This single-edged dagger is reproduced from a 15th Century English example which is now within the collection of the Royal Armouries at Leeds. The blade is crafted from 1075 high carbon steel. The thick, strong blade spine gives it great strength and minimizes flex – traits which make it ideal for imparting maximum puncturing power in a thrusting strike.
The guard and pommel are mild steel and the wooden grip is blackened. A stitched sheath of leather with a belt loop completes this dagger-and-sheath set.
maciakl (verified owner) –
You get what you pay for, I guess.
The blade itself is sturdy and well constructed, and a little on the dull side (even with the sharpening service). I haven’t done any cutting with it yet but it seems perfectly serviceable and functional. The dagger as a whole, however has a myriad of flaws.
The grip, for one, is awful. The description says it’s wooden, but it does not feel like wood. It feels like a rubbery substance that’s a bit sticky to the touch, and brittle. It rubs off on your fingers, cracks and peels in layers. I presume there might be a wooden grip underneath, but the coating is dreadful. What’s worse, the blackening process during which this rubbery goo was applied left black residue on the pommel and cross guard. You can get it off with some scrubbing, but it does not look aesthetically pleasing out of the box. You can actually see the black goo residue on some of the pictures in the KoA store when you zoom in on where the grip connects with the pommel/crosguard.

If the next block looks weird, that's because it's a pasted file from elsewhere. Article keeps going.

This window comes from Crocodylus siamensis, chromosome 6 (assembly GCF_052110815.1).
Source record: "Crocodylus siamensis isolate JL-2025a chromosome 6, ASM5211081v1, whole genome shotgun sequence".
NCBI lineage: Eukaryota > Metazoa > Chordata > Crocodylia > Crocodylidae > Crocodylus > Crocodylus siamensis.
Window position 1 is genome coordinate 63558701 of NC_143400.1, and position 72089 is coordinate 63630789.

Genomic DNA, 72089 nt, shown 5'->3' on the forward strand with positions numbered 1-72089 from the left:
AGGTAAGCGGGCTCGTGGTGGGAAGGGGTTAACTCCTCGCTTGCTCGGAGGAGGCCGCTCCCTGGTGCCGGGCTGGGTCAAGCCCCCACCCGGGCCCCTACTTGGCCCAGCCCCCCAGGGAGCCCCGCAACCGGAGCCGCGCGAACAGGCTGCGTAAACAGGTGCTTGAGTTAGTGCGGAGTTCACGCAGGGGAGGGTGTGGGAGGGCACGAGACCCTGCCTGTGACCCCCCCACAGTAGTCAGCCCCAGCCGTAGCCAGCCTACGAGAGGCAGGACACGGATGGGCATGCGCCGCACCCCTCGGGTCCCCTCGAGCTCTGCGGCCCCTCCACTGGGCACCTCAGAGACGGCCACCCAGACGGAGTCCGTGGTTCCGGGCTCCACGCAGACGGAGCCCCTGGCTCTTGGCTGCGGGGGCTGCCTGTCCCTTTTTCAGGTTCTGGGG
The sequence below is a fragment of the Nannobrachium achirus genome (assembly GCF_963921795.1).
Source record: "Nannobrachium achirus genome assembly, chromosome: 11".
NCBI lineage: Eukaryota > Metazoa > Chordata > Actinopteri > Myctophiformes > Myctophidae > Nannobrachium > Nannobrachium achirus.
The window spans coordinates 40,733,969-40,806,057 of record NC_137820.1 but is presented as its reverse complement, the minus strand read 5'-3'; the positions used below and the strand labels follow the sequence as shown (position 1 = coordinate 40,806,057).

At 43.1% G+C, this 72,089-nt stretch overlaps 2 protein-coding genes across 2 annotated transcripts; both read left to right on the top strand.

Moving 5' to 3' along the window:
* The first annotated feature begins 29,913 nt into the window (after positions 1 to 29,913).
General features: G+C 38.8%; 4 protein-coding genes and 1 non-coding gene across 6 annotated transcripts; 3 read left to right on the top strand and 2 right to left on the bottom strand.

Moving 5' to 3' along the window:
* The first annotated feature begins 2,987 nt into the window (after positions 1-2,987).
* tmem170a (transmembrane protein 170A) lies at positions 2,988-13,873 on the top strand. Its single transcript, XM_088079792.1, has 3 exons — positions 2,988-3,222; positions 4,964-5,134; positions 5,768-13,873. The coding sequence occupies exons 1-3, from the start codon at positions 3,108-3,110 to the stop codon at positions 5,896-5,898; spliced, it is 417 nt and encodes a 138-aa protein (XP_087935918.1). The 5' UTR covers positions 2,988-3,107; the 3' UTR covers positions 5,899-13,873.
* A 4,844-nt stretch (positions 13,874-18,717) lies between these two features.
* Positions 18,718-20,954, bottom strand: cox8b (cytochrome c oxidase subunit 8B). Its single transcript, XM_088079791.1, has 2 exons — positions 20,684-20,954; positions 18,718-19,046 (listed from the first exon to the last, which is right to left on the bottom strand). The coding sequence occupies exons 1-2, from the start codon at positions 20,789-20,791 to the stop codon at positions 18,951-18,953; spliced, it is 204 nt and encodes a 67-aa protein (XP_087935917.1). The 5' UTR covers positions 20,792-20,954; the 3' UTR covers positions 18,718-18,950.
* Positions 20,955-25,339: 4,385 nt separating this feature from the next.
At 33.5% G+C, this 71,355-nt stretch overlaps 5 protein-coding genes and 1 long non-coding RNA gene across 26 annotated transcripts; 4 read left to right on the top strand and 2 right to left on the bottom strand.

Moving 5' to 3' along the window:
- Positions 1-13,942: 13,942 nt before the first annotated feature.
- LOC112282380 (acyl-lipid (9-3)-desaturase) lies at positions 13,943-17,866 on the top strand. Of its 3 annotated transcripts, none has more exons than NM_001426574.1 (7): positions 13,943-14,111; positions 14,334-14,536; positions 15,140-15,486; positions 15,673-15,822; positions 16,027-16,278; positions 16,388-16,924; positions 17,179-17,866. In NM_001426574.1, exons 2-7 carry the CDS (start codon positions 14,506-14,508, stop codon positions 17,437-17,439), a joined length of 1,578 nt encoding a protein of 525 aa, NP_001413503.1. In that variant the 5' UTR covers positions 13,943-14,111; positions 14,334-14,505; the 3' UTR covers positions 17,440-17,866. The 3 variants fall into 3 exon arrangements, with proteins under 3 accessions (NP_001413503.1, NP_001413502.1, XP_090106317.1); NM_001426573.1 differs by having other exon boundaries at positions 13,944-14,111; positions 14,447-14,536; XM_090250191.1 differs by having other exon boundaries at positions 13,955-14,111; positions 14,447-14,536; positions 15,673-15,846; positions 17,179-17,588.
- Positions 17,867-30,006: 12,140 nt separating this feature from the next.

Finally, the most egregious flaw: pin on top of the pommel seems chipped. It looks like piece of it broke off leaving jagged sharp edges that were not polished down that could snag your clothing or scratch your bare forearm when wearing it on a belt. The chip does not seem to be large enough to compromise the construction but it is definitely noticeable.
The scabbard also leaves a lot to be desired. It clearly was not designed for this blade. It’s about two inches too long, and the opening is to narrow. The hammerhead blade has the distinctive notch on the false side, and the scabbard was not made to accommodate that. You can either push the blade in up to the notch, leaving about half an inch exposed, or force it down visibly stretching the leather almost to a breaking point. In both cases it simply does not look very presentable.
All in all, it’s an ok low end dagger. The shape is rather cool, and the blade is decent, but if you want to make it look good, you’ll need to put some work in. At the bare minimum expect few hours of cleaning and scrubbing. You’ll probably also want to rre-wrap the grip (and possibly scrape off that dreadful sticky black rubber off of it) and if yours has the chipped pin like mine did, you might need to get that polished down a bit to prevent snagging.
maciakl (verified owner) –
I would like to update my review of this item. I mentioned previously, the black paint/stain used on the grip kept rubbing off on my hands and was smeared on the metal parts. Turns out the sickness was caused by some sort of epoxy glue that was used to secure the grip and mask the cracks in it. After some scrubbing with soap and water, some of the glue came off revealing cracks in the grip that started to chip off. Whats’ worse, the grip appears to have loosened and it now rattles around when handled. It appears the grip was not fitted or even internally glued to the tang, and the little bit of epoxy on the around the pommel and the crossguard was all that was holding it in it’s place.
If the grip got loose during heavy duty cutting practice, that’s one thing, but it coming apart after some light cleaning is unacceptable even at the low price point. Giving it one star. Buyers beware.